After Federal Reserve policymakers publicly expressed misgivings about a strong dollar, the greenback’s recent surge seems to have come to an abrupt end as it fell against the Japanese yen on Friday.
After reaching a four-year high against a basket of currencies last Friday, the dollar has slid by over 1% today and appears set to have its largest one-week fall in more than twelve months.
Worries about global growth coming from the International Monetary Fund, World Bank and a string of think tanks on both sides of the Atlantic sent investors running for cover as stocks and commodities fell across the board.
Currencies went in all the directions. The Norwegian crown took a hit as oil prices slid below $90 to a four-year low.
The euro fell 0.5% against the yen at 136.6 yen, nearing its low of 136.34.
Fears about Chinese and European growth, combined with concerns about the economic impact of Ebola have so far had the effect of pushing up the yen.
Stanley Fischer believes interest rates will rise in the middle of 2015. (Photo: Federal Reserve System)
While one the one hand saying on Thursday that the US dollar’s exchange rate was about right, Fed Vice Chairman Stanley Fischer added that the Fed would monitor the currency to determine what its impact might be on aggregate demand.
Mr. Fischer believes the Fed will likely start increasing interest rates around the middle of 2015, but its exact timing will depend on how the economy is doing. “What we think now is that the capital markets have it more or less right but we don’t ourselves know when we’re going to do it,” he said.
San Francisco Federal Reserve Bank President John Williams said in Las Vegas on Thursday regarding when he thinks interest rates will go up “Likely around the middle of next year is a reasonable guess to my mind. If the economy or inflation heat up faster than I expect, we should lift rates sooner.” He added that if progress on those fronts loses steam, the hike should be delayed.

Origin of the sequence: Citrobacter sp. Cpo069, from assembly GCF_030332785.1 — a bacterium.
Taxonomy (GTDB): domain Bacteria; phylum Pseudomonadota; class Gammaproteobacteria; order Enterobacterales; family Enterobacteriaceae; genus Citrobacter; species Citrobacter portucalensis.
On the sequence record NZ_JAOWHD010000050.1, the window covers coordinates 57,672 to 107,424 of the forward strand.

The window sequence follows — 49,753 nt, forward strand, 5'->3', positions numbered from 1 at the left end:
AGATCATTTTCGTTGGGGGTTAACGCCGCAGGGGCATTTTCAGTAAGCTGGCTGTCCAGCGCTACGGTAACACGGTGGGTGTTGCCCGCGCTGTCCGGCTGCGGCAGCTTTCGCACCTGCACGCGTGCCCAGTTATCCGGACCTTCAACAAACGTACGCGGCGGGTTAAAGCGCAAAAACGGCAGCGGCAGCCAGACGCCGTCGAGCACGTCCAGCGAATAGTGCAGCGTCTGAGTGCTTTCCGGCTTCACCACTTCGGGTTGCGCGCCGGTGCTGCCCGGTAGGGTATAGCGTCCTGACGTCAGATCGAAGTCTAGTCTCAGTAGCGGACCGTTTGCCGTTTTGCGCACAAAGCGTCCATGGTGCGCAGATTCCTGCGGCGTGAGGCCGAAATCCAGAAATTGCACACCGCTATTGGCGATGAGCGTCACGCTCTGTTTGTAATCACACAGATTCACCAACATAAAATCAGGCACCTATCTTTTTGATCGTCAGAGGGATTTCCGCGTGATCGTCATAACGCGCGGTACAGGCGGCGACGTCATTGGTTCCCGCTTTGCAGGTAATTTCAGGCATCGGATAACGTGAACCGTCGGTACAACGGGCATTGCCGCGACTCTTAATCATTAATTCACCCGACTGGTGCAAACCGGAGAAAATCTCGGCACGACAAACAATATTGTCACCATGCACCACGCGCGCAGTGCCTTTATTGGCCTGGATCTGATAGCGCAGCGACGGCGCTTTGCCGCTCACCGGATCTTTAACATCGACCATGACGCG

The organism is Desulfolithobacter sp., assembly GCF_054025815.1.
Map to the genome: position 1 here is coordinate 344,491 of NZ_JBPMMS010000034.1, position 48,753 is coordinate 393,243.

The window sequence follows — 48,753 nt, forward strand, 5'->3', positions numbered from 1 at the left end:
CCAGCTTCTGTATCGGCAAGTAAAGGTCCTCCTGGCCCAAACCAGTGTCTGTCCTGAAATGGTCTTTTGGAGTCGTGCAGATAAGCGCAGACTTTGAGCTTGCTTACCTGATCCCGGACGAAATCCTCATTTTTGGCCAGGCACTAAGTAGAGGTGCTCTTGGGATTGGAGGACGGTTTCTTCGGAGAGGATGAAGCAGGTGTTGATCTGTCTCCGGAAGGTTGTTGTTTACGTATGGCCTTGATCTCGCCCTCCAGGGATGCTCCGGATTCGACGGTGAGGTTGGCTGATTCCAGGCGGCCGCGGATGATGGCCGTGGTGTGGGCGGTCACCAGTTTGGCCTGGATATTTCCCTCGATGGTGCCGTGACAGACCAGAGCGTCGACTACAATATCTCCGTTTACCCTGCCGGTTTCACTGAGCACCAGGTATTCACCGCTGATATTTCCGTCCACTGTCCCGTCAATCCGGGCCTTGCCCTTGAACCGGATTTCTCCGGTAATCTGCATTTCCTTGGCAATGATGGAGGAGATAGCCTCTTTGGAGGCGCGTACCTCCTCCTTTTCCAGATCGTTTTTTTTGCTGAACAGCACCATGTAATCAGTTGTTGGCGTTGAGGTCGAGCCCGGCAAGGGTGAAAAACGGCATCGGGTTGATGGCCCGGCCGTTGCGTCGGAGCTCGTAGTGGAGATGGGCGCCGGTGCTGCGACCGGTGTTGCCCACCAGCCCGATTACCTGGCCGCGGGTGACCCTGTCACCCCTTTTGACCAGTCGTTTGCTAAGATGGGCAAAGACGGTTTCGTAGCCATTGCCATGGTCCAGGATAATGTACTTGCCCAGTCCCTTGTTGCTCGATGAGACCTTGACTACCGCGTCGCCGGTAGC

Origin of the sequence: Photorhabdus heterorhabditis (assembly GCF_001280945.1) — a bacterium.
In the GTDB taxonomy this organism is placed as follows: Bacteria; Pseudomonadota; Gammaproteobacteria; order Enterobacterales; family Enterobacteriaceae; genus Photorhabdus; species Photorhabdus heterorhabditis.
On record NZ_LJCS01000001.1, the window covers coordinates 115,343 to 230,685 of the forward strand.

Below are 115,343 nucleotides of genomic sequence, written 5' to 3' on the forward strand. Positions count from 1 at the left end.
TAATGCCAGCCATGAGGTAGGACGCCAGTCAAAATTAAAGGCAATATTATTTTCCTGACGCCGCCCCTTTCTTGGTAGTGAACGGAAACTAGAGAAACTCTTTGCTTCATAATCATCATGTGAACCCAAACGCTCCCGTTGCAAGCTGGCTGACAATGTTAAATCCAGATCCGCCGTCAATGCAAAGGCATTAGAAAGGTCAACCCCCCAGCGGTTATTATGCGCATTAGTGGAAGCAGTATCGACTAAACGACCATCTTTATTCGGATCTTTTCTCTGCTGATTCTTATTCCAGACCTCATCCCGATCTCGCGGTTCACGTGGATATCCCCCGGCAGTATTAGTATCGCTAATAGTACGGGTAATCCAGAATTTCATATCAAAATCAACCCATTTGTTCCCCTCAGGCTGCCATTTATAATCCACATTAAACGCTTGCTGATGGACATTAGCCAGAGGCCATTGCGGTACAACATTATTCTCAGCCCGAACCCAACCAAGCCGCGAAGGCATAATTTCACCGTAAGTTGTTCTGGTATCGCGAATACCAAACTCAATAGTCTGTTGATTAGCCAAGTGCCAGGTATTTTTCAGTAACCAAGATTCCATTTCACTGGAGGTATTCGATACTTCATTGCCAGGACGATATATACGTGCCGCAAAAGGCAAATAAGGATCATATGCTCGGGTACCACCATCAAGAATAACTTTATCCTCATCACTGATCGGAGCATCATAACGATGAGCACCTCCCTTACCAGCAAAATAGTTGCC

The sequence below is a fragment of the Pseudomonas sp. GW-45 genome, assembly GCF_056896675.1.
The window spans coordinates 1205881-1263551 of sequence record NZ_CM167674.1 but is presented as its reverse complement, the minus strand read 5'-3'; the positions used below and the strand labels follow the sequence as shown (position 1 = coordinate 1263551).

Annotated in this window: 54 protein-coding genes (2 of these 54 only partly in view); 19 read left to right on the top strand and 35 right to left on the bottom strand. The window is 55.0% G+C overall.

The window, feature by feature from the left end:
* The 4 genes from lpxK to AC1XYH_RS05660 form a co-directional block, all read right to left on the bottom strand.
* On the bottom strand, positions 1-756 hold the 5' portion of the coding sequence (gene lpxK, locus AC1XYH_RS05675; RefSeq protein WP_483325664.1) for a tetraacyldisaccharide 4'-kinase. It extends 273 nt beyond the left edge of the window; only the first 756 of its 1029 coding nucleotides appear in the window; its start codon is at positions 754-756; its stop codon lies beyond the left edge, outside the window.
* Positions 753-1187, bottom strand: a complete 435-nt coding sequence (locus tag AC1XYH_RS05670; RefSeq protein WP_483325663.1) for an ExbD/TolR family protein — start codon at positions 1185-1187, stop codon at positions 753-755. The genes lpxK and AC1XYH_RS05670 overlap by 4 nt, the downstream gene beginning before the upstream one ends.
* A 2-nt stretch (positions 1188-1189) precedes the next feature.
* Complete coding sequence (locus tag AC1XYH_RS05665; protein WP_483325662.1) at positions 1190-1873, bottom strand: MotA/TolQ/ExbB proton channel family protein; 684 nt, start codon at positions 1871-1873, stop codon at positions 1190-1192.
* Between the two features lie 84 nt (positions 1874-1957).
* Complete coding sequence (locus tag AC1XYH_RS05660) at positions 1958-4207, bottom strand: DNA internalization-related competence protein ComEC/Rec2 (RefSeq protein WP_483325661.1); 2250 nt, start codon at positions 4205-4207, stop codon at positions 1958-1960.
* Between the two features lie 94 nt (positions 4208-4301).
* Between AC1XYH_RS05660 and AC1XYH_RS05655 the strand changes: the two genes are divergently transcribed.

According to minutes on the Fed’s meeting on Wednesday, policymakers were concerned that a strong dollar could undermine the much-needed increase in inflation, as well as global economic growth.
Reuters quoted Stepehn Gallo of BMO Capital Markets in London, who said “What the Fed did was verbally intervene in the currency markets.”
Investors inferred from the Fed’s comments that it may delay raising interest rates.
US looks set for sustained expansion
The Wall Street Journal’s monthly survey of economists predicted that stronger job growth and improved consumer confidence would put the US GDP expansion on a steady trajectory heading into 2015.
The panel of economists estimated that the US economy grew by 3.2% in Q3 2014, and is growing by 3% in this quarter.
They predicted that GDP would expand by 2.8% (annually) in the first half of 2015.